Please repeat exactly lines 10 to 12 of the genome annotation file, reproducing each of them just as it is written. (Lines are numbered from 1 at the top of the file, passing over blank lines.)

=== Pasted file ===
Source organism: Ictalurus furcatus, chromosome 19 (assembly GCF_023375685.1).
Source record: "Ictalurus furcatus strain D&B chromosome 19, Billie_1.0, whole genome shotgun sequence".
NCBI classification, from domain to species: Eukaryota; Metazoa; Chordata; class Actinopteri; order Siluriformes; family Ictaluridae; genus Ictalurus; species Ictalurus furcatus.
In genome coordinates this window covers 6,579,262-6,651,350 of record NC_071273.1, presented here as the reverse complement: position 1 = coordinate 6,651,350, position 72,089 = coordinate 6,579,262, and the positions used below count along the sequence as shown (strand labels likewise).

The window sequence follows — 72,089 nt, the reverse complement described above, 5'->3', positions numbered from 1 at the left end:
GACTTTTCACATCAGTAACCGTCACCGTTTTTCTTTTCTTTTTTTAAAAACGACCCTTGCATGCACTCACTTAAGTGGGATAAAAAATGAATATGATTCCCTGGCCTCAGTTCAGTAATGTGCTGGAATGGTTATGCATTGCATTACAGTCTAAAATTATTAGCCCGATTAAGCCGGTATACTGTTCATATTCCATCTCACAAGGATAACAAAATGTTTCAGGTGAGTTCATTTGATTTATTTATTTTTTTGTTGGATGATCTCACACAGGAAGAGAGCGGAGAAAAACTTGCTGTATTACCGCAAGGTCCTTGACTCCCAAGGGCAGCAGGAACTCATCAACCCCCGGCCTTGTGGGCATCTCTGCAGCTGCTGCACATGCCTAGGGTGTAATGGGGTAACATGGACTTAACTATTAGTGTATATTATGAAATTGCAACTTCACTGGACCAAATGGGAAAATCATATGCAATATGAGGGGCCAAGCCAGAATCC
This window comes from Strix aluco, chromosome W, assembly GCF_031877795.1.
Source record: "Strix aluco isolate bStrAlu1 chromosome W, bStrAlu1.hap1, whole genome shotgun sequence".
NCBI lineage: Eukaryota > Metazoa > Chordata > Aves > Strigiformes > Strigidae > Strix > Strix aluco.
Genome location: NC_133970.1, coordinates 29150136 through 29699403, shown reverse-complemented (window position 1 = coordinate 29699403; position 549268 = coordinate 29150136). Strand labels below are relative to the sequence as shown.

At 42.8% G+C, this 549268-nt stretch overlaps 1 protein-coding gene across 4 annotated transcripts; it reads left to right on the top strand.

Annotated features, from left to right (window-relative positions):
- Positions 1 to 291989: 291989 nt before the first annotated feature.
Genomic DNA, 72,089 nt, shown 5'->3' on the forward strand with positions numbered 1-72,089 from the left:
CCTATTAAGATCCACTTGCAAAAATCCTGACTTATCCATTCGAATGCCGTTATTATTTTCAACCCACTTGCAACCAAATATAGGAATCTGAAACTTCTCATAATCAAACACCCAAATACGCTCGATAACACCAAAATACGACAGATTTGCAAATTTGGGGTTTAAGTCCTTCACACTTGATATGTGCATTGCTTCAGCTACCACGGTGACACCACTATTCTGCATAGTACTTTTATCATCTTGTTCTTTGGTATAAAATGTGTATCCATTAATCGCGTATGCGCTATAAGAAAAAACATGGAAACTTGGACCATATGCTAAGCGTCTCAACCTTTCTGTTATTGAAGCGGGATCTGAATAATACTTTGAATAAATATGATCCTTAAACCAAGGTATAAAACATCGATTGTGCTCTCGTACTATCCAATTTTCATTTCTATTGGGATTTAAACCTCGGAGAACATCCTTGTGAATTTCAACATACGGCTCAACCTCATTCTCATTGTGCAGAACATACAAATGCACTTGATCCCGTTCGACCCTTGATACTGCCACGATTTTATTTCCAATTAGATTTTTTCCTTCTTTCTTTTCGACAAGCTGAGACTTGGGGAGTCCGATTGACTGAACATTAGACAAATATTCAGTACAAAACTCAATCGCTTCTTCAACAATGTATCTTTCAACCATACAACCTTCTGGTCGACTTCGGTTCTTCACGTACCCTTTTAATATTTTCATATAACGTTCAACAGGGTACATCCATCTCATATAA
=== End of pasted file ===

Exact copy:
Genome location: NC_133970.1, coordinates 29150136 through 29699403, shown reverse-complemented (window position 1 = coordinate 29699403; position 549268 = coordinate 29150136). Strand labels below are relative to the sequence as shown.

At 42.8% G+C, this 549268-nt stretch overlaps 1 protein-coding gene across 4 annotated transcripts; it reads left to right on the top strand.

Annotated features, from left to right (window-relative positions):